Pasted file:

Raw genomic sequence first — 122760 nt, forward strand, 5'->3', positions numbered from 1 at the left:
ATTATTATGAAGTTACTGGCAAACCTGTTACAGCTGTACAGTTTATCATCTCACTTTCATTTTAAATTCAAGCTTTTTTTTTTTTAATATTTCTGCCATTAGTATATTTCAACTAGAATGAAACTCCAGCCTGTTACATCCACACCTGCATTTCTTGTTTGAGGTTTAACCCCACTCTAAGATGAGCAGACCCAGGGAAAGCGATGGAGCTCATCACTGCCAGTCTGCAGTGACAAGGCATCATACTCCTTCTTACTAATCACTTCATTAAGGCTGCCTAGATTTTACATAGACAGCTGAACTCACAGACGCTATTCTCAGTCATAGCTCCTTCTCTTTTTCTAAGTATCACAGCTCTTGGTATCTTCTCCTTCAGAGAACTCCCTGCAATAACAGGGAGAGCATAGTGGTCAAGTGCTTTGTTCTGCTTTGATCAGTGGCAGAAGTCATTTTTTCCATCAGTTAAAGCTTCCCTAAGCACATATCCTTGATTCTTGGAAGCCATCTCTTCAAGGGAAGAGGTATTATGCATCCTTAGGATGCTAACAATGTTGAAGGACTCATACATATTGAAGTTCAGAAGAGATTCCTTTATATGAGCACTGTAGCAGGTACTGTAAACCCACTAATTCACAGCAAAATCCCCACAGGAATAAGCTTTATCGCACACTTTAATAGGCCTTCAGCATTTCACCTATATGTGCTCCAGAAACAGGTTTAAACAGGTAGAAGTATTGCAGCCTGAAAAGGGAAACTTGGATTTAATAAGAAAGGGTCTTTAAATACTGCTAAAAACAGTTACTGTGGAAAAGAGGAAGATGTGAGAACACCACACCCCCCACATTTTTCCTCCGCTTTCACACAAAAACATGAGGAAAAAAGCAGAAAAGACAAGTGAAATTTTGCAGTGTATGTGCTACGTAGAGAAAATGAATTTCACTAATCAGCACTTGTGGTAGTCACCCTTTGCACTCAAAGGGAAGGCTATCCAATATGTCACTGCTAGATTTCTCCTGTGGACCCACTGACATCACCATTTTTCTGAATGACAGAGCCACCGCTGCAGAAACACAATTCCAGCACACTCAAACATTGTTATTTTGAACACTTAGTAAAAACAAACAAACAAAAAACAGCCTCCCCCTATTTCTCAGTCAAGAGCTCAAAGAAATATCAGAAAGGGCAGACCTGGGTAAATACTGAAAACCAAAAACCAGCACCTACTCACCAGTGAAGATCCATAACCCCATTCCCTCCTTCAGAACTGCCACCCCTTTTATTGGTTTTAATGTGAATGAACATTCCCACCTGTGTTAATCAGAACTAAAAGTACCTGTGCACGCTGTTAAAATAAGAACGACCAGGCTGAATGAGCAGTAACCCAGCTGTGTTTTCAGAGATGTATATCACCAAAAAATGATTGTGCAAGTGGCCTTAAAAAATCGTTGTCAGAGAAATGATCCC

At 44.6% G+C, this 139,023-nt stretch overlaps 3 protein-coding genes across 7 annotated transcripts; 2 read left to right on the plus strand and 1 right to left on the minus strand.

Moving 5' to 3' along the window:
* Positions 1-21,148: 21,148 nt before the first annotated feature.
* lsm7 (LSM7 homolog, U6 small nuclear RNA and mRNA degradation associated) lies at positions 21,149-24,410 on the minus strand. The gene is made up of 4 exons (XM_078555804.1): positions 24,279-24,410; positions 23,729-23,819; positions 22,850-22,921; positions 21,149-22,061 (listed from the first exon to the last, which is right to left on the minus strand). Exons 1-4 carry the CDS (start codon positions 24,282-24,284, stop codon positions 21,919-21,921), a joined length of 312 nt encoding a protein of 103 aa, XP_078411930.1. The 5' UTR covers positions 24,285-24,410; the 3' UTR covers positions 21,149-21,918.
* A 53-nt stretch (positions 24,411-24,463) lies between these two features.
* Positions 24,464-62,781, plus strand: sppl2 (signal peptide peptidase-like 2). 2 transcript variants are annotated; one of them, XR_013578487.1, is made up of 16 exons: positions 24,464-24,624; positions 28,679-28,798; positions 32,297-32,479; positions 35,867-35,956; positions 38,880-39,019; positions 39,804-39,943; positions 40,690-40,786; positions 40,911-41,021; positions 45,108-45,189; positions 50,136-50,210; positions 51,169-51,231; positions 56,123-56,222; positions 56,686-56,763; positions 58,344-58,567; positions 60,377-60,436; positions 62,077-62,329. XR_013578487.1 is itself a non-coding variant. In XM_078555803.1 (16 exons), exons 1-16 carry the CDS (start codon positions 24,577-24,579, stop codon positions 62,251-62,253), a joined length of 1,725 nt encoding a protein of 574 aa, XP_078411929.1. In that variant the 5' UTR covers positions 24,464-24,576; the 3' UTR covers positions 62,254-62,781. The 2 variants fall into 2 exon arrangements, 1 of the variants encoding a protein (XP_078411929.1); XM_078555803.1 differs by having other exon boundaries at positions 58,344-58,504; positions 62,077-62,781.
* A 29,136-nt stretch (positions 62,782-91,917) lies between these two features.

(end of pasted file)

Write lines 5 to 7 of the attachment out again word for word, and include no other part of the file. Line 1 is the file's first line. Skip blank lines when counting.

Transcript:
* Positions 1-21,148: 21,148 nt before the first annotated feature.
* lsm7 (LSM7 homolog, U6 small nuclear RNA and mRNA degradation associated) lies at positions 21,149-24,410 on the minus strand. The gene is made up of 4 exons (XM_078555804.1): positions 24,279-24,410; positions 23,729-23,819; positions 22,850-22,921; positions 21,149-22,061 (listed from the first exon to the last, which is right to left on the minus strand). Exons 1-4 carry the CDS (start codon positions 24,282-24,284, stop codon positions 21,919-21,921), a joined length of 312 nt encoding a protein of 103 aa, XP_078411930.1. The 5' UTR covers positions 24,285-24,410; the 3' UTR covers positions 21,149-21,918.
* A 53-nt stretch (positions 24,411-24,463) lies between these two features.